Artificial Sweeteners: Which are Safe and Which are Not?

letstalkfood
Artificial Sweeteners: Which are Safe and Which are Not?
Alright, so Nutrition 101 class teaches that ingesting sugar increases your desire for sugar. This means that the more sugary foods you eat, the more your body will crave. Many people have, as a result of this, switched to artificial sweeteners. There are so many things out there (Stevia, Nectresse, Splenda, Truvia, Agave, etc.) that it can be overwhelming to decide what to purchase and what to put in your body.

To make grocery shopping a little easier, I have compiled the following chart. I hope it helps!

Sugar Substitute:

Pros:

Cons:

Aspartame Low in calories (or 0 calories) Chemically created; confliction evidence regarding   safety; though low in calories (or containing zero calories)

, some studies   have shown that people who consume diet soda (with aspartame) weigh more than those who don’t

Agave Low glycemic index Usually 70-80% fructose (that’s more than what is found in   high-fructose corn syrup)    radically increases insulin levels; produced with the following chemicals: activated   charcoal, cationic and ionic resins, sulfuric acid, dicalite, clarimex,   insulin enzymes, and fructozyme; the fructose in agave is linked, largely, to   America’s obesity epidemic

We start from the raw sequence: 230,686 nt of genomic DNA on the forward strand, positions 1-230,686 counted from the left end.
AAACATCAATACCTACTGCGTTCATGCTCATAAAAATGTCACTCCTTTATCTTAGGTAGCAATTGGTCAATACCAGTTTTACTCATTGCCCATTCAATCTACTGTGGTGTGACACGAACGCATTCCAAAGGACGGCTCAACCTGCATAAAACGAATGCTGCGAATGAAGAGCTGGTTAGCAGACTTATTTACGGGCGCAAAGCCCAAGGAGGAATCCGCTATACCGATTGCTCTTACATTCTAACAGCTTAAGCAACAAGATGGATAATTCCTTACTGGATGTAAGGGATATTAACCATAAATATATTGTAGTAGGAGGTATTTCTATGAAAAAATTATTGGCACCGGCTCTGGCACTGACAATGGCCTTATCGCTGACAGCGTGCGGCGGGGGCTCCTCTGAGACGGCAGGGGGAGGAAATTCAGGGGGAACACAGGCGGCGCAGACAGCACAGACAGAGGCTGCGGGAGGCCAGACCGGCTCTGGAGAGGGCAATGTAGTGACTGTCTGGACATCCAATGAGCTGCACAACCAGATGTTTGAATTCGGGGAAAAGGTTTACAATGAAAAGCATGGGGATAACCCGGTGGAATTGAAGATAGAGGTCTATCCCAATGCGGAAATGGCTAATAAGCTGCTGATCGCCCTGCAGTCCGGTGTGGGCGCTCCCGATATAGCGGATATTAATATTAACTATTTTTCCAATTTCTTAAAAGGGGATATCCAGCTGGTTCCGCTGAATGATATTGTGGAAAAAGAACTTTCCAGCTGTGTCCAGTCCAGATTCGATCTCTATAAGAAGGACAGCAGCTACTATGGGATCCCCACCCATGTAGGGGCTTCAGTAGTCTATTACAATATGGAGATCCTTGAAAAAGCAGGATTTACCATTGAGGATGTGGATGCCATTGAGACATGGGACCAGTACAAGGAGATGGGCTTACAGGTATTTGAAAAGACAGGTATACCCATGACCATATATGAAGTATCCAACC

Sucralose (Splenda) 0 calories Processed using chlorine
High Fructose Corn Syrup Relatively cheap to produce Significantly linked to obesity and weight gain; linked to type-2   diabetes; linked to hypertension; linked to liver damage; often containing   high levels of mercury
Stevia Generally accepted as the “safest” sweetner; not   related to sugar, but is extracted from plants, naturally; some studies have   shown this can enhance glucose tolerance 300x sweeter than sugar; sometimes a licorice-like   aftertaste
Truvia Made in part from Stevia, this is generally accepted as being pretty   safe (side note: Coca Cola and Cargill now use this product) Made from Stevia, combined with other flavors—so it is not as natural   as Stevia
Sugar alcohols (Xylitol, Sorbitol, and   Erythritol) Natural sweeteners made from fermentation process of   corn or sugar cane; lower in calories than pure sugar and honey (but more   than Stevia); found to prevent catives Consuming too much of these sweeteners can cause   gastrointestinal problems
Organic, Raw Honey Contains cancer-defending antioxidants; (side note: honey can also be   used to help skin heal with cuts, scrapes, and burns); low in the glycemic   index (meaning if you add it to tea you won’t experience a drop in blood sugar—causing   lower energy) Contains higher fructose levels than other sweenters like Truvia and   Stevia
Molasses Contains iron, potassium, and calcium (so it’s quite   nutritionally dense) It’s also quite calorie-dense—and not recommended for   those with diabetes

Summary: Agave is the most overlooked danger, in my opinion. It should be avoided, along with Aspartame, Sucralose, and HFCS.  Stevia is my favorite to cook and bake with (given that it is of natural composition, and has no major side effects). In the end, I try to use fruit purees with baking, and use artificial sweeteners sparingly.

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14 thoughts on “Artificial Sweeteners: Which are Safe and Which are Not?

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